Singaporeans obviously followed the Budget 2023 proceedings with more than the usual interest. If nothing else, they would want to know what the government will be doing to help them cope with the GST increases, among other things. There was another reason. They would be interested in the performance of Deputy PM and Finance Minister Lawrence Wong, their future PM.

How would he deal with an elected Opposition which seemed to be getting better and better? Steamroller? Gently dismissive? Engager?

The Workers’ Party, to its credit, took on a positive tone as it usually did for most Budgets. No credible Opposition would want to find major fault with something like the Budget which is usually crafted out to assist citizens, help businesses and launch programmes vital for the country’s economy and social development. You participate as part of the team, as far as possible.

Sometimes, however, things take a surprising turn. Lawrence Wong found himself in a spirited debate with WP MPs Pritam Singh and Leon Perera, both from the Aljunied GRC. The two issues which triggered the debate were BTO flats and Singapore’s reserves.

The DPM spoke about a 2019 WP working paper which, according to Singh, was in response to the VERS programme.

According to TODAY, the paper noted that resident population growth had been around 30,000 a year since 2010 and 2011.

“Assuming an average household size of 3.3, this would mean that around 9,000 or so new dwelling units are required annually,” the paper said, adding that completions of BTO flats within the same time period have far exceeded the resident population growth.

The paper asked: “Will the HDB have a vacancy rate problem, compounded by a still steady stream of 16,000 to 17,000 BTO units in the last few years, which will continue to increase supply up to 2022?

“BTO projects should continue, but, rather than creating too many new towns, planners would do well to consider, in future, partly meeting demand from new family formation by selling balance flats in mature estates acquired under the Universal Sale and Lease Back scheme or USB. This would help advance urban renewal in the mature estates where many Singapore desire to live, since these are nearer to the city centre which will continue to increase supply up to 2022?”

The government had already criticised WPs proposal, with National Development Minister Demond Lee earlier saying: “So in 2019, the WP was recommending that HDB should only build 9,000 dwelling units or so … had we tapered down our supply to WP’s level in 2019, or listened to you and your experts, I think our BTO shortage would be even greater today.”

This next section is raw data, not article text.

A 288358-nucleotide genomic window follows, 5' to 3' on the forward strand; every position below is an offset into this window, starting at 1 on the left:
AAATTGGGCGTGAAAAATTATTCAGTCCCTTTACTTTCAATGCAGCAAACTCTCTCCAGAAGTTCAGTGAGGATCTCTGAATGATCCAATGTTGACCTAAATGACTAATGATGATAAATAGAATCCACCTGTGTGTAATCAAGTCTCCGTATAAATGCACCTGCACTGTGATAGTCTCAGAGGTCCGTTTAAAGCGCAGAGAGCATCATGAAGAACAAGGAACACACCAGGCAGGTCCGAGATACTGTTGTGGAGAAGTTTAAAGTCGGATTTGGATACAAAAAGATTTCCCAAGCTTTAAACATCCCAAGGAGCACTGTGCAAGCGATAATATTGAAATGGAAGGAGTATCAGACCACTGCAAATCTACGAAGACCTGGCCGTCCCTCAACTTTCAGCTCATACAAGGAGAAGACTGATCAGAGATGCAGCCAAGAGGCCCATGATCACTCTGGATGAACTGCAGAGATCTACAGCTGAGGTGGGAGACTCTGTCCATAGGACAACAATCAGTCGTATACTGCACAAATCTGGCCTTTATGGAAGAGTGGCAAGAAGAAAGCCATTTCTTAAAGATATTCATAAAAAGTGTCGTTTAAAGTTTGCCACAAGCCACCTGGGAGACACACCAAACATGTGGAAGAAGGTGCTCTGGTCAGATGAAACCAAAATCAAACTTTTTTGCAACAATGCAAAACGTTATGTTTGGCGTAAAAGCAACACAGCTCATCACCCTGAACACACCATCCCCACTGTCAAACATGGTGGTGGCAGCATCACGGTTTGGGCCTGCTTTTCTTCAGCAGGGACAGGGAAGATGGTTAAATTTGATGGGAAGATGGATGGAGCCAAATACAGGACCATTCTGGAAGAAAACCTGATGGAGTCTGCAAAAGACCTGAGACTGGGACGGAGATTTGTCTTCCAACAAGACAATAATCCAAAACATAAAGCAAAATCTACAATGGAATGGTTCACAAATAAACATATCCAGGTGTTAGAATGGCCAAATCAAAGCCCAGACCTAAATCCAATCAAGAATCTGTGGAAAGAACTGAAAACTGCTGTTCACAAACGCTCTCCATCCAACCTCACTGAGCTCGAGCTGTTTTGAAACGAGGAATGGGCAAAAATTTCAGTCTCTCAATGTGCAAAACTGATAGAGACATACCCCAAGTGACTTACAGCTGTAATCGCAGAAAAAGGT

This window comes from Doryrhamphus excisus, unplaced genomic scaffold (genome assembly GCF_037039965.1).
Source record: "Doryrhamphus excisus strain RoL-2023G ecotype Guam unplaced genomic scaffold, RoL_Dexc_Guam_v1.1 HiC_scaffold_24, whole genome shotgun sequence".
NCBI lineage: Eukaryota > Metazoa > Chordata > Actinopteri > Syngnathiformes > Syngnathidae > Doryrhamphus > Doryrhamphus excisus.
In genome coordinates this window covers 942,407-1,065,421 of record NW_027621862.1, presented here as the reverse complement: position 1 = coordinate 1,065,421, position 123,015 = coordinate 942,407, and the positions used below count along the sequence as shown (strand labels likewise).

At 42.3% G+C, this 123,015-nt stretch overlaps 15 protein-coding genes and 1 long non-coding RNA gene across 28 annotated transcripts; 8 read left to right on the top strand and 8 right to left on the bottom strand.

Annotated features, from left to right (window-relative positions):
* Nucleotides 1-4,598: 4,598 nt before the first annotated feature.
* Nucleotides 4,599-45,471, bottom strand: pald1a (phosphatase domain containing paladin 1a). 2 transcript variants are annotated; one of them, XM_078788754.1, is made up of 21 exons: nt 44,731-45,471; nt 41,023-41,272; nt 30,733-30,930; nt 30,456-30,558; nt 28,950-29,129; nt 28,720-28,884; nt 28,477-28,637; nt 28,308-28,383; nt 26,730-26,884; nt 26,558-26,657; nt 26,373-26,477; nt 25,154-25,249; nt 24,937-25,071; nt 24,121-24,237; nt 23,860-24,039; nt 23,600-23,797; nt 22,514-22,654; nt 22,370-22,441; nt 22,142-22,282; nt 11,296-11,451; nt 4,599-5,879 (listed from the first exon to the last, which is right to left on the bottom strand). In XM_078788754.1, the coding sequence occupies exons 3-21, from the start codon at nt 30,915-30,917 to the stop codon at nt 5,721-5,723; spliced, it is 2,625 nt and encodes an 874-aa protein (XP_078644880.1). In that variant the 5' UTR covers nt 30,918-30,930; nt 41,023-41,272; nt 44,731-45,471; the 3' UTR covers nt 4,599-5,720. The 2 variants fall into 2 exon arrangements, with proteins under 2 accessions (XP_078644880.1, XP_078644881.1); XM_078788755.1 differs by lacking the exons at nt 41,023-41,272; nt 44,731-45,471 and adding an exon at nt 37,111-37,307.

Leon Perera stood up in Parliament to clarify: “So the call to action (in the working paper) says that BTO should continue. I repeat, “BTO projects should continue”. It doesn’t say the “BTO project should continue at reduced rates”. It doesn’t say, “BTO projects should stop”. It doesn’t say… Let me continue — it says BTO projects should continue and then it goes on to say that you can taper that down in the longer term when our universal sale and lease back proposal kicks in, which would yield flats that could be repurposed for sale of balance flats or for an expanded public rental scheme.”

Wong struck a big tent note when he said: “We are not here to pass judgement because with the benefit of hindsight, of course it is very easy to say (but) no one would have predicted that we would have a Covid-19 crisis and what has happened in the last three years… So let’s acknowledge that with some humility.”

But not before he and Pritam and Perera crossed microphones again over Singapore’s reserves.

Wong: “..their repeated calls for the government to spend more from the reserves — to slow the growth of the reserves, increase the 50 per cent NIRC formula, change the reserve rules — different options, different suggestions, dressed up in multiple ways, but it boils down to the same consistent ask.”

And he contrasted the WP’s current position with that of Low Thia Khiang. The former WP secretary-general had in 2009 expressed concern that the government wanted to draw S$4.9 billion of past reserves to help Singaporeans tide over the Global Financial Crisis.

Pritam replied: “The simple answer to that is that the position of the WP has evolved because circumstances have evolved significantly.”

Similarly, I think our Parliament has evolved. The debates will get better. Everyone of the WP team is capable of testing the PAP. In particular, Leon Perera is getting more vocal.

And Lawrence Wong seems the right, more inclusive, engaging PAP leader for the times.

Tan Bah Bah, consulting editor of TheIndependent.SG, is a former senior leader with The Straits Times. He was also managing editor of a magazine publishing company.